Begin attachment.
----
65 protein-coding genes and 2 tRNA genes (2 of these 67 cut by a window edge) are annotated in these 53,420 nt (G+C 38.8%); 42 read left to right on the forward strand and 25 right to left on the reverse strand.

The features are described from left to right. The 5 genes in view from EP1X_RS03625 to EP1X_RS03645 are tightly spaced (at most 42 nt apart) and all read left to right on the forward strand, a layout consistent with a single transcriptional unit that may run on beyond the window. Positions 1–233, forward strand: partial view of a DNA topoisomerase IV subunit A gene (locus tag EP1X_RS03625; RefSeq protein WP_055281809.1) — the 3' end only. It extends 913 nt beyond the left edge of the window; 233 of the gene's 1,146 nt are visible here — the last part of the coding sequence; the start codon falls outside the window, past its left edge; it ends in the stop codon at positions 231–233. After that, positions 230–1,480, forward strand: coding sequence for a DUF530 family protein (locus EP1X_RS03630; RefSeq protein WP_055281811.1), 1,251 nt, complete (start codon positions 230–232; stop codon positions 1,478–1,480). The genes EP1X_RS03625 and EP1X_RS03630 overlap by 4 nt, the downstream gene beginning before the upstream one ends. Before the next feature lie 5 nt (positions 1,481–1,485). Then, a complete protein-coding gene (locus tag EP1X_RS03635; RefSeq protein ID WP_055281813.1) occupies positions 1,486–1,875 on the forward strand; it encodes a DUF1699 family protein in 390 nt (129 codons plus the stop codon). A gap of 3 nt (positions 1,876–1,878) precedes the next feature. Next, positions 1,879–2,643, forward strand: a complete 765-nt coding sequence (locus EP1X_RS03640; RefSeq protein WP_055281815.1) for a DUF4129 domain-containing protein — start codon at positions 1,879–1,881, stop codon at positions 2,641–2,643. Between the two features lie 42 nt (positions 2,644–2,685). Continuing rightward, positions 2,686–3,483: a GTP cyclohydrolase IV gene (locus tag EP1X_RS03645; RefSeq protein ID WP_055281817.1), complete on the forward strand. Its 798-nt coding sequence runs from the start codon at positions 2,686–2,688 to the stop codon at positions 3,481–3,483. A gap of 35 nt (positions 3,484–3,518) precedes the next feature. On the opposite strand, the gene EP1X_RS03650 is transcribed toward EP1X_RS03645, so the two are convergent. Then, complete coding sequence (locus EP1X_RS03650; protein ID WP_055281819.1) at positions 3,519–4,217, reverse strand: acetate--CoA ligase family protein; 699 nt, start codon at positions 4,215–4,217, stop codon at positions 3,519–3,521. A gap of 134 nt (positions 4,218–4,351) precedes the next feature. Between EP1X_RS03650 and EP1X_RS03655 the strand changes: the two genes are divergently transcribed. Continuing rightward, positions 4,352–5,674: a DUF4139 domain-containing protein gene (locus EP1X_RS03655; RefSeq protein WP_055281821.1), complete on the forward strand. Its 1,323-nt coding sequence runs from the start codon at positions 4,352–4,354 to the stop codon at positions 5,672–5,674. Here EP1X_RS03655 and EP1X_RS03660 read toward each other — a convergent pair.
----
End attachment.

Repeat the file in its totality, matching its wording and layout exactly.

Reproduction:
65 protein-coding genes and 2 tRNA genes (2 of these 67 cut by a window edge) are annotated in these 53,420 nt (G+C 38.8%); 42 read left to right on the forward strand and 25 right to left on the reverse strand.

The features are described from left to right. The 5 genes in view from EP1X_RS03625 to EP1X_RS03645 are tightly spaced (at most 42 nt apart) and all read left to right on the forward strand, a layout consistent with a single transcriptional unit that may run on beyond the window. Positions 1–233, forward strand: partial view of a DNA topoisomerase IV subunit A gene (locus tag EP1X_RS03625; RefSeq protein WP_055281809.1) — the 3' end only. It extends 913 nt beyond the left edge of the window; 233 of the gene's 1,146 nt are visible here — the last part of the coding sequence; the start codon falls outside the window, past its left edge; it ends in the stop codon at positions 231–233. After that, positions 230–1,480, forward strand: coding sequence for a DUF530 family protein (locus EP1X_RS03630; RefSeq protein WP_055281811.1), 1,251 nt, complete (start codon positions 230–232; stop codon positions 1,478–1,480). The genes EP1X_RS03625 and EP1X_RS03630 overlap by 4 nt, the downstream gene beginning before the upstream one ends. Before the next feature lie 5 nt (positions 1,481–1,485). Then, a complete protein-coding gene (locus tag EP1X_RS03635; RefSeq protein ID WP_055281813.1) occupies positions 1,486–1,875 on the forward strand; it encodes a DUF1699 family protein in 390 nt (129 codons plus the stop codon). A gap of 3 nt (positions 1,876–1,878) precedes the next feature. Next, positions 1,879–2,643, forward strand: a complete 765-nt coding sequence (locus EP1X_RS03640; RefSeq protein WP_055281815.1) for a DUF4129 domain-containing protein — start codon at positions 1,879–1,881, stop codon at positions 2,641–2,643. Between the two features lie 42 nt (positions 2,644–2,685). Continuing rightward, positions 2,686–3,483: a GTP cyclohydrolase IV gene (locus tag EP1X_RS03645; RefSeq protein ID WP_055281817.1), complete on the forward strand. Its 798-nt coding sequence runs from the start codon at positions 2,686–2,688 to the stop codon at positions 3,481–3,483. A gap of 35 nt (positions 3,484–3,518) precedes the next feature. On the opposite strand, the gene EP1X_RS03650 is transcribed toward EP1X_RS03645, so the two are convergent. Then, complete coding sequence (locus EP1X_RS03650; protein ID WP_055281819.1) at positions 3,519–4,217, reverse strand: acetate--CoA ligase family protein; 699 nt, start codon at positions 4,215–4,217, stop codon at positions 3,519–3,521. A gap of 134 nt (positions 4,218–4,351) precedes the next feature. Between EP1X_RS03650 and EP1X_RS03655 the strand changes: the two genes are divergently transcribed. Continuing rightward, positions 4,352–5,674: a DUF4139 domain-containing protein gene (locus EP1X_RS03655; RefSeq protein WP_055281821.1), complete on the forward strand. Its 1,323-nt coding sequence runs from the start codon at positions 4,352–4,354 to the stop codon at positions 5,672–5,674. Here EP1X_RS03655 and EP1X_RS03660 read toward each other — a convergent pair.